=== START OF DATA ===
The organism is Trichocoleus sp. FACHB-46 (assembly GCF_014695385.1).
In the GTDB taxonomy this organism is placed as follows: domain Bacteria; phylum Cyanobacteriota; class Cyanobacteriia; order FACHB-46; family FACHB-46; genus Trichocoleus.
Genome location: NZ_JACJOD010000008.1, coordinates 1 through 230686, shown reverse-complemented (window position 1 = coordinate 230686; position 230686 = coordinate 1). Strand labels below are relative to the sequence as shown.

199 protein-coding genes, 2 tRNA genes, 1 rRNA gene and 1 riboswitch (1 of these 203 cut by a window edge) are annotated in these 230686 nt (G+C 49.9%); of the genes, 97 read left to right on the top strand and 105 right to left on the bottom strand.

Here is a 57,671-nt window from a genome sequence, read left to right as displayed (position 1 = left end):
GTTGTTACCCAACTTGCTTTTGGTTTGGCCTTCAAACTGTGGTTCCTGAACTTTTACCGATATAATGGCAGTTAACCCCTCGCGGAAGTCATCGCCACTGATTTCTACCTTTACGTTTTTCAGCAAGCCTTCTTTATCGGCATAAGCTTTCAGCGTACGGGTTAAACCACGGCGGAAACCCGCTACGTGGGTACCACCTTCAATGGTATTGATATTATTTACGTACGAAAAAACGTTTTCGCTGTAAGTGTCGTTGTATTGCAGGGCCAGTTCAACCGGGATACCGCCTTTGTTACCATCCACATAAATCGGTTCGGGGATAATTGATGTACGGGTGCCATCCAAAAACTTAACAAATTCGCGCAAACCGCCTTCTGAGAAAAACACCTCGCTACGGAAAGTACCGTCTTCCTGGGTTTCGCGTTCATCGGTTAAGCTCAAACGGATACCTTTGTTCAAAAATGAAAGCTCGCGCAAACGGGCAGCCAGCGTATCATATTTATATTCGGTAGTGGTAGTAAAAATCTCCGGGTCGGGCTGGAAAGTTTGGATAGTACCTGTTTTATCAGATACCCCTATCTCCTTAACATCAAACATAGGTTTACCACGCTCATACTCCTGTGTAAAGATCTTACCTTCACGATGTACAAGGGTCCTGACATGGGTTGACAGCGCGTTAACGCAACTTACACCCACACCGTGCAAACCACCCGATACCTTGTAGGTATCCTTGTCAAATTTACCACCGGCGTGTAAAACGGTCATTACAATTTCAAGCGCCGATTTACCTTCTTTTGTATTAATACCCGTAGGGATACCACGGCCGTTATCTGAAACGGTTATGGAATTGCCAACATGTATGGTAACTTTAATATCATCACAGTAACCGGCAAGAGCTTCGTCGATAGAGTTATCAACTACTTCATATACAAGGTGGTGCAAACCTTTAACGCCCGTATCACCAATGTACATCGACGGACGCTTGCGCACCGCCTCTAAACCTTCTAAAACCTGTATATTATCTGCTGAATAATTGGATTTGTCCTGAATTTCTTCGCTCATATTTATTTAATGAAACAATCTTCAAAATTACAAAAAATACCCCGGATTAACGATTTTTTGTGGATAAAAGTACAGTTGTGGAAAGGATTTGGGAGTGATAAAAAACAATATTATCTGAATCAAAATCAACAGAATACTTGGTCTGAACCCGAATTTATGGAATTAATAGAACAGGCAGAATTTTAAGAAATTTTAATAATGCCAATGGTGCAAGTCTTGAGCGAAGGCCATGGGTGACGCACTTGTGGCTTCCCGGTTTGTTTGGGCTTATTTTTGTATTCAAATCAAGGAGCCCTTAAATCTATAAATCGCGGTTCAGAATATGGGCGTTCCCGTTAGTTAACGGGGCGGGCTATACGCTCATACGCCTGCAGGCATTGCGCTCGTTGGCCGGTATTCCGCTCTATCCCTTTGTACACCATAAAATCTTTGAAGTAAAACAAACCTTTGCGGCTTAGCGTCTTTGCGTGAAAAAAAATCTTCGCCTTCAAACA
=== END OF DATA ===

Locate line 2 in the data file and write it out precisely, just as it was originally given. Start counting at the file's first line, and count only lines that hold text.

In the GTDB taxonomy this organism is placed as follows: domain Bacteria; phylum Cyanobacteriota; class Cyanobacteriia; order FACHB-46; family FACHB-46; genus Trichocoleus.